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"It has long been an axiom of mine that the little things are infinitely the most important" (Sherlock Holmes)

# Variance and standard deviation

### Calculating variance from individual observations

#### Worked example

These are the data on the weights of thirty cattle that we gave in the More Information page on Measures of location.

 Weights of cows 445530540510570 530545545505535 450500520460430 520520430535535 475545420495485 570480495470490

Using the calculator formula to calculate the variance we get:

 s2 = 7629900  − 227406400 30 29

The sample standard deviation (s) is then the square root of the variance.

Standard deviation (s)   =   √1713.3 =   41.4

### Calculating variance from a frequency distribution

#### Worked example

Let us assume you have the following observations of bird weight (in grams), which have been divided into class intervals, but you not know their individual values, nor their mean.

 Weight class 100 - 120 120 - 130 130 - 140 140-170 Class mid-point 110 125 135 155 Number of birds 23 15 6 2

Lacking their mean, we can estimate it by multiplying the mid-point of each class by the number of observations it contains.

 = (110×23) + (125×15) + (135×6) + (155×2) = 23 + 15 + 6 + 2 = 5525/46 = 120.1

Now we can work out the deviation of each mid-class from the sample mean. Then multiply the square of this deviation by the number of observations it refers to.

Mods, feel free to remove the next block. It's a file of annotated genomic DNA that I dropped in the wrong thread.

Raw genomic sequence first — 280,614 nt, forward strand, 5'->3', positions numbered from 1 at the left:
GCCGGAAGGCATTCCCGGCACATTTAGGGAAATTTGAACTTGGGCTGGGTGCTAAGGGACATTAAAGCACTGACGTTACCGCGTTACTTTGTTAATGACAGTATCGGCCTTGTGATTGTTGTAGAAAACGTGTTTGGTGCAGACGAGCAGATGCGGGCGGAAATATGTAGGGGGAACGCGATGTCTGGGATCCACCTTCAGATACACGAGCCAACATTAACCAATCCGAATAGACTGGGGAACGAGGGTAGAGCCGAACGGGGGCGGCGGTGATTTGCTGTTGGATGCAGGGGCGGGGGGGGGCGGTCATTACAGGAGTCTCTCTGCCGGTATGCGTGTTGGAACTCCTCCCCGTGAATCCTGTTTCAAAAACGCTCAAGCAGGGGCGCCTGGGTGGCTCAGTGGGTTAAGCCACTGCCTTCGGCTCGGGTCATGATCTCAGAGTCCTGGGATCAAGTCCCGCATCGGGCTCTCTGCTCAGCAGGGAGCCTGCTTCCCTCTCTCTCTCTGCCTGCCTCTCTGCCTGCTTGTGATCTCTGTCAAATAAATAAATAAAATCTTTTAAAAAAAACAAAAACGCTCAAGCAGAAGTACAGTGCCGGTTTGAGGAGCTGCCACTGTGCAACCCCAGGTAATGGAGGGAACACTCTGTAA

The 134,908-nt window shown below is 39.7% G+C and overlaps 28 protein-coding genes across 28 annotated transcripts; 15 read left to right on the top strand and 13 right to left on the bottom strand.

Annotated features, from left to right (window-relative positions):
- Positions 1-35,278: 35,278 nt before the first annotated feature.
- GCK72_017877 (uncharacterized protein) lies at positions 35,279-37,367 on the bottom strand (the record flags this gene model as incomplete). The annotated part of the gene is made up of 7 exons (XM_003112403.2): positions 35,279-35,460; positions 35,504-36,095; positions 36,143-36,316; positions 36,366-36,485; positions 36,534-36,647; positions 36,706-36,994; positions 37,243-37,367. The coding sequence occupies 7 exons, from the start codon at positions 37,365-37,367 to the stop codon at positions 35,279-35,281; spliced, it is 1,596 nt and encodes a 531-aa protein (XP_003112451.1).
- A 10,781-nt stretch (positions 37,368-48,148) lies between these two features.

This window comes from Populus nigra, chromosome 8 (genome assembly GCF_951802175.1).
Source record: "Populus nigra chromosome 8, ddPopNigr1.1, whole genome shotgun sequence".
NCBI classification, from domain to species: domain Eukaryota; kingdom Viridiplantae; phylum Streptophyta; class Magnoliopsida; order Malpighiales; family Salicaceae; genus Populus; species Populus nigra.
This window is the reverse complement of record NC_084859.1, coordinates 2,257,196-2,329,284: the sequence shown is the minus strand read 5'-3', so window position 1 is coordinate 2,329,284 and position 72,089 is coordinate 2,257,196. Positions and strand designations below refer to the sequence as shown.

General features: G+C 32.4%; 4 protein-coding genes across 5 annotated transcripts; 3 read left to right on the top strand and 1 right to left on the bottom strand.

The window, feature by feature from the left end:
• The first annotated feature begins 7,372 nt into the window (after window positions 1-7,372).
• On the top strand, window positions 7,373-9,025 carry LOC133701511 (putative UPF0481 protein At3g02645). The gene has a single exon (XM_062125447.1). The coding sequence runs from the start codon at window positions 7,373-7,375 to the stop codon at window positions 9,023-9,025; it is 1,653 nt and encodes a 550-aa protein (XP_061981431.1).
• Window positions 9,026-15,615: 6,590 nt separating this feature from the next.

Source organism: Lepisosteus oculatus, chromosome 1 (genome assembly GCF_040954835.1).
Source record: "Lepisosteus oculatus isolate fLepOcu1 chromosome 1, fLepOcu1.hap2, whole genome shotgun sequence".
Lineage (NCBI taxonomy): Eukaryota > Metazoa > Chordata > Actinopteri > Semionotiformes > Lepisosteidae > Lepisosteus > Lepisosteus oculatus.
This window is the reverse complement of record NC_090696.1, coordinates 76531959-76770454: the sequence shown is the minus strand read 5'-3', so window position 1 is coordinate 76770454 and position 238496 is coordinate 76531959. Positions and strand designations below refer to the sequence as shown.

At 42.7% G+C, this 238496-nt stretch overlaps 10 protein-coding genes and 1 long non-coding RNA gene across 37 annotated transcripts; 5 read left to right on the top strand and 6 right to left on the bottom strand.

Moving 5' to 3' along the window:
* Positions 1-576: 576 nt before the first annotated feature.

Class mid-point 110 125 135 155 Deviation from mean ( y ) − 10.1 4.9 14.9 34.9 Squared deviation ( y2 ) 102.0 24.01 222 1218 Number of birds ( f ) 23 15 6 2 fy2 2346 360.2 1332 2436

We then estimate the variance of this sample as

s2 = 6474.2 / 45, or 143.9

### Calculating the corrected standard deviation for a small sample

#### Worked example

Let's take an example of packed cell volume values of five lambs:

 Lamb No. PCV 1 33 2 26 3 29 4 32 5 31 ΣY 151

The sample variance (s2) is calculated in the usual way:

 s2   = 4591   − 22801 =   7.7 5 4

The (uncorrected) sample standard deviation (s) is then:

s   =   √ 7.7 =   2.775

Since we have a very small sample (n = 5), we need to correct this by multiplying by Cn.

 Cn = √ ×  Γ({5 − 1}/2) = √2 ×  1 = 1.064 (5 − 1)/2 Γ(5/2) 1.329

The corrected standard deviation is then given by:

scorr.    =    Cn × s    =    1.064 × 2.775    =   2.953

### Calculating within-subject standard deviation

#### Worked example

Let's take an example of two repeated measurements of packed cell volume.

By taking the square root of the mean of the variances we get:
Within-subject standard deviation = √(28.5/10) = 1.688
 CowNo. PCV si2 di2 1. 2. 1 33 35 2 4 2 26 23 4.5 9 3 29 29 0 0 4 32 35 4.5 9 5 31 28 4.5 9 6 31 31 0 0 7 31 34 4.5 9 8 31 29 2 4 9 35 33 2 4 10 21 24 4.5 9 Sum 28.5 57

By taking the square root of half the mean of the differences we get:
Within-subject standard deviation = √(57/20) = 1.688

Hence, assuming the observations are normally distributed:

• the difference between a measured PCV and the true value should be less than (1.96 × 1.688) or 3.3 for 95% of observations.

• the difference between two PCV measurements on the same cow should be less than √2 × 1.96 × 1.688 or 4.68 for 95% of pairs of observations.